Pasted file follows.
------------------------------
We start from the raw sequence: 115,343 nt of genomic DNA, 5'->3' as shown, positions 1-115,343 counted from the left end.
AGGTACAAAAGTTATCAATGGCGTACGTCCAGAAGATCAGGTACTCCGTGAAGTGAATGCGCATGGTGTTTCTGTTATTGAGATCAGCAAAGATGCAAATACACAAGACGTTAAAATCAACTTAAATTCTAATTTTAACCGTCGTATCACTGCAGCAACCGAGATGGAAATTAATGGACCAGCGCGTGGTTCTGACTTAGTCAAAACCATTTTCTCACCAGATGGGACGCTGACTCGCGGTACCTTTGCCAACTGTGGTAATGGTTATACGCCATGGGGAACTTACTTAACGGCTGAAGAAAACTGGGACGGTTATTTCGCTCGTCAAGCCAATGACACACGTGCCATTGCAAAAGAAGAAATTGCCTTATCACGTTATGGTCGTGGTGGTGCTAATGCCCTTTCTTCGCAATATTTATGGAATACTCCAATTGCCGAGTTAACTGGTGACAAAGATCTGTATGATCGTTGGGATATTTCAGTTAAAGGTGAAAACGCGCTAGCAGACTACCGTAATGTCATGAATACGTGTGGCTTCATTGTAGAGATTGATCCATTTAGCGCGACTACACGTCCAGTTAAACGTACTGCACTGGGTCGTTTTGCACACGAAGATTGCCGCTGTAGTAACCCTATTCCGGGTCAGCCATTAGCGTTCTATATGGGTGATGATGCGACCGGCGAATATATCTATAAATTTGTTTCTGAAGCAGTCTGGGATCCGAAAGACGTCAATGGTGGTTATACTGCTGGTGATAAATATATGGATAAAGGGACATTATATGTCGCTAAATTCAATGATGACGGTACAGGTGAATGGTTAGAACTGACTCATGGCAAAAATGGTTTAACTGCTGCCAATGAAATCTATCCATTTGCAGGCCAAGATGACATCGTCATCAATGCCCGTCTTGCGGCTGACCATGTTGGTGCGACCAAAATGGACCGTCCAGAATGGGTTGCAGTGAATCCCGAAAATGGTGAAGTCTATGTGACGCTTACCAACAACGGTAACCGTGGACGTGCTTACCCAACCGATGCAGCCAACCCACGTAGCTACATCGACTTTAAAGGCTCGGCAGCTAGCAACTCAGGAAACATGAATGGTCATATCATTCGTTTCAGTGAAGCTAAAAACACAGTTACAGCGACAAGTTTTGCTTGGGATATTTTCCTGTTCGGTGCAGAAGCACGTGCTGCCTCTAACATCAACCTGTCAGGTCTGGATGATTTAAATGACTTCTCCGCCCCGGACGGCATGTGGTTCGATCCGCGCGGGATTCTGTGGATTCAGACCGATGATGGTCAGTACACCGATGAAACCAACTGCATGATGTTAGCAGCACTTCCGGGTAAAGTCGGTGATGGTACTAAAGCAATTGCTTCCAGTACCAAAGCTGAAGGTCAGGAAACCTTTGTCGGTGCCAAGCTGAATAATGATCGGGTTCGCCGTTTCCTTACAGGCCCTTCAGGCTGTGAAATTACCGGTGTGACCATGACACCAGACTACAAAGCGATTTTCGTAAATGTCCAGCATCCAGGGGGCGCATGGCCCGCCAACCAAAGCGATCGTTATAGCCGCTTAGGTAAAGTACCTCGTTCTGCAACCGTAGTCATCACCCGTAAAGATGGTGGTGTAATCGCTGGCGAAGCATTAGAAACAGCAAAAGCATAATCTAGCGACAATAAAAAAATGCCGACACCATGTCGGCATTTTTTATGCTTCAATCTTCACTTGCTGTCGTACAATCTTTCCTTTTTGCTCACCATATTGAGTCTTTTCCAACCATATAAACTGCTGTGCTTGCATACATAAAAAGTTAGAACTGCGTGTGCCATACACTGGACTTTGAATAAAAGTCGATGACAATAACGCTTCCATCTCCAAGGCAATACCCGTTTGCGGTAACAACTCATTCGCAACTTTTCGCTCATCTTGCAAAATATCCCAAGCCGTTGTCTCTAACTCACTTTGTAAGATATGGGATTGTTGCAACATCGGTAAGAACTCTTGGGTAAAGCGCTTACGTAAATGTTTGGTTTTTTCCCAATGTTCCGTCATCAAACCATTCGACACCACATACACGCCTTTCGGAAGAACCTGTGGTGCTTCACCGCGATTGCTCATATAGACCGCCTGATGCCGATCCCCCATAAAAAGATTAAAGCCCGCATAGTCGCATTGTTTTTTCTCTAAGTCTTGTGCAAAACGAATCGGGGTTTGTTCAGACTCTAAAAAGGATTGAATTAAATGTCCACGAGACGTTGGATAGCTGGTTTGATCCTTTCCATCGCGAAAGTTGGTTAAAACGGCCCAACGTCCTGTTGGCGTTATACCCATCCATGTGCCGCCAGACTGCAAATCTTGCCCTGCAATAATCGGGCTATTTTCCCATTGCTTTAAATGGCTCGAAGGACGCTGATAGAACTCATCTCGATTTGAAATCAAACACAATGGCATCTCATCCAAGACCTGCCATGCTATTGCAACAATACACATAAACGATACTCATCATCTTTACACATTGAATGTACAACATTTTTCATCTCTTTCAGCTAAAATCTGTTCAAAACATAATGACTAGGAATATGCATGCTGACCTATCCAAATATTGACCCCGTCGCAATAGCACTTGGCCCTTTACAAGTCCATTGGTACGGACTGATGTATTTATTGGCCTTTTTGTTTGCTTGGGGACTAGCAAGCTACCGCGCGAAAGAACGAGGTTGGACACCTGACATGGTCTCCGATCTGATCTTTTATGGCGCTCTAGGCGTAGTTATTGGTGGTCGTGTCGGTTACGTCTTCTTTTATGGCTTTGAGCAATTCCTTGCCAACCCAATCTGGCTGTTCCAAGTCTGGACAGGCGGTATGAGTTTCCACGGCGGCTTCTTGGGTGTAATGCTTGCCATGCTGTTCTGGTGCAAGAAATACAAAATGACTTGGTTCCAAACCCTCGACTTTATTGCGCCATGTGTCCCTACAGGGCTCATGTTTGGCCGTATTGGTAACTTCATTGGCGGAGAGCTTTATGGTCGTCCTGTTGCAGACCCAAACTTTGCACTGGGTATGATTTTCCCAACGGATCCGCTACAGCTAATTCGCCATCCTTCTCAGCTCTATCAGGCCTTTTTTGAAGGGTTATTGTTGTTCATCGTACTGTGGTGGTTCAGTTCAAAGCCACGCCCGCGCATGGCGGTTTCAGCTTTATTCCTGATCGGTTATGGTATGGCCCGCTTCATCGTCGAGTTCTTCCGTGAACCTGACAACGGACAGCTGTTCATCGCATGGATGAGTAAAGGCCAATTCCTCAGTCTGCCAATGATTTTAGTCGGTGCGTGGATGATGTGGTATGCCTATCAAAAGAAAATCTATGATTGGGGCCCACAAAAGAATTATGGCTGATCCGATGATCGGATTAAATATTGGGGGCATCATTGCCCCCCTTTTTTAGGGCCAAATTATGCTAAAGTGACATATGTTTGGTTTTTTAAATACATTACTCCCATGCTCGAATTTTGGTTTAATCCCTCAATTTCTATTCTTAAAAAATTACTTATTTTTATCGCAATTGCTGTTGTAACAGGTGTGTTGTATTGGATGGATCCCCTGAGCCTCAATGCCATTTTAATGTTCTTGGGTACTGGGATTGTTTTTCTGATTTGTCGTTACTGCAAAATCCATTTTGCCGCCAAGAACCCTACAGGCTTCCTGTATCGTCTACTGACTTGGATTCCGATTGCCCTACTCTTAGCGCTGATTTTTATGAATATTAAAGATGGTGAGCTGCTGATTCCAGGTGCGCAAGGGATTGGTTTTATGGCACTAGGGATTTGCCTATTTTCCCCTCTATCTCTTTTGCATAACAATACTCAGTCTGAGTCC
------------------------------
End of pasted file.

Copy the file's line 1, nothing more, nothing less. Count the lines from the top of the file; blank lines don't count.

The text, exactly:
We start from the raw sequence: 115,343 nt of genomic DNA, 5'->3' as shown, positions 1-115,343 counted from the left end.